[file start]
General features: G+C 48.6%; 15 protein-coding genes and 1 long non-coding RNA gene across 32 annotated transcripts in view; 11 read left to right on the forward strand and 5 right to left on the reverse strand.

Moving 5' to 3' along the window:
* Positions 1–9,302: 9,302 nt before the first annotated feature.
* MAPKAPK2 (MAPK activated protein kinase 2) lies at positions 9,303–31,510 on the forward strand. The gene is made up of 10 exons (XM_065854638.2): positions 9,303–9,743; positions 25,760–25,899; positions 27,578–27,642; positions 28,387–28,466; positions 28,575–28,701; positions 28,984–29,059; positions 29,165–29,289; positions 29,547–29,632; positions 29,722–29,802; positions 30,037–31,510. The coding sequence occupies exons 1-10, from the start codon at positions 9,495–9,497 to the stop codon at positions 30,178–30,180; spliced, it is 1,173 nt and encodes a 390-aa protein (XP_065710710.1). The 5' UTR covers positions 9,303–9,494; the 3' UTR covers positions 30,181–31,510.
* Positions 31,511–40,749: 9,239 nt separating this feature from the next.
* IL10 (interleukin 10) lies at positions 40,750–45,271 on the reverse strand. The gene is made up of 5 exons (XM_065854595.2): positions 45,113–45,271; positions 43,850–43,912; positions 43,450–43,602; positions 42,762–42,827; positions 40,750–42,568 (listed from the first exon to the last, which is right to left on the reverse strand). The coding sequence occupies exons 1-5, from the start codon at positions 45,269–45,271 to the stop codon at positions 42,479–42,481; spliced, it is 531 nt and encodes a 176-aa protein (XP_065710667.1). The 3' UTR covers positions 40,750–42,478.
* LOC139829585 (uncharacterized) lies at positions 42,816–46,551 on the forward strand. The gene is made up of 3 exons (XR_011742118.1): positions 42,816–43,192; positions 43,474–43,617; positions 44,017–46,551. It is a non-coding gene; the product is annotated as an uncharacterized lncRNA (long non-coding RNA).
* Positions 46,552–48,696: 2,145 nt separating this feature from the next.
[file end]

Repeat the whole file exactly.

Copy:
General features: G+C 48.6%; 15 protein-coding genes and 1 long non-coding RNA gene across 32 annotated transcripts in view; 11 read left to right on the forward strand and 5 right to left on the reverse strand.

Moving 5' to 3' along the window:
* Positions 1–9,302: 9,302 nt before the first annotated feature.
* MAPKAPK2 (MAPK activated protein kinase 2) lies at positions 9,303–31,510 on the forward strand. The gene is made up of 10 exons (XM_065854638.2): positions 9,303–9,743; positions 25,760–25,899; positions 27,578–27,642; positions 28,387–28,466; positions 28,575–28,701; positions 28,984–29,059; positions 29,165–29,289; positions 29,547–29,632; positions 29,722–29,802; positions 30,037–31,510. The coding sequence occupies exons 1-10, from the start codon at positions 9,495–9,497 to the stop codon at positions 30,178–30,180; spliced, it is 1,173 nt and encodes a 390-aa protein (XP_065710710.1). The 5' UTR covers positions 9,303–9,494; the 3' UTR covers positions 30,181–31,510.
* Positions 31,511–40,749: 9,239 nt separating this feature from the next.
* IL10 (interleukin 10) lies at positions 40,750–45,271 on the reverse strand. The gene is made up of 5 exons (XM_065854595.2): positions 45,113–45,271; positions 43,850–43,912; positions 43,450–43,602; positions 42,762–42,827; positions 40,750–42,568 (listed from the first exon to the last, which is right to left on the reverse strand). The coding sequence occupies exons 1-5, from the start codon at positions 45,269–45,271 to the stop codon at positions 42,479–42,481; spliced, it is 531 nt and encodes a 176-aa protein (XP_065710667.1). The 3' UTR covers positions 40,750–42,478.
* LOC139829585 (uncharacterized) lies at positions 42,816–46,551 on the forward strand. The gene is made up of 3 exons (XR_011742118.1): positions 42,816–43,192; positions 43,474–43,617; positions 44,017–46,551. It is a non-coding gene; the product is annotated as an uncharacterized lncRNA (long non-coding RNA).
* Positions 46,552–48,696: 2,145 nt separating this feature from the next.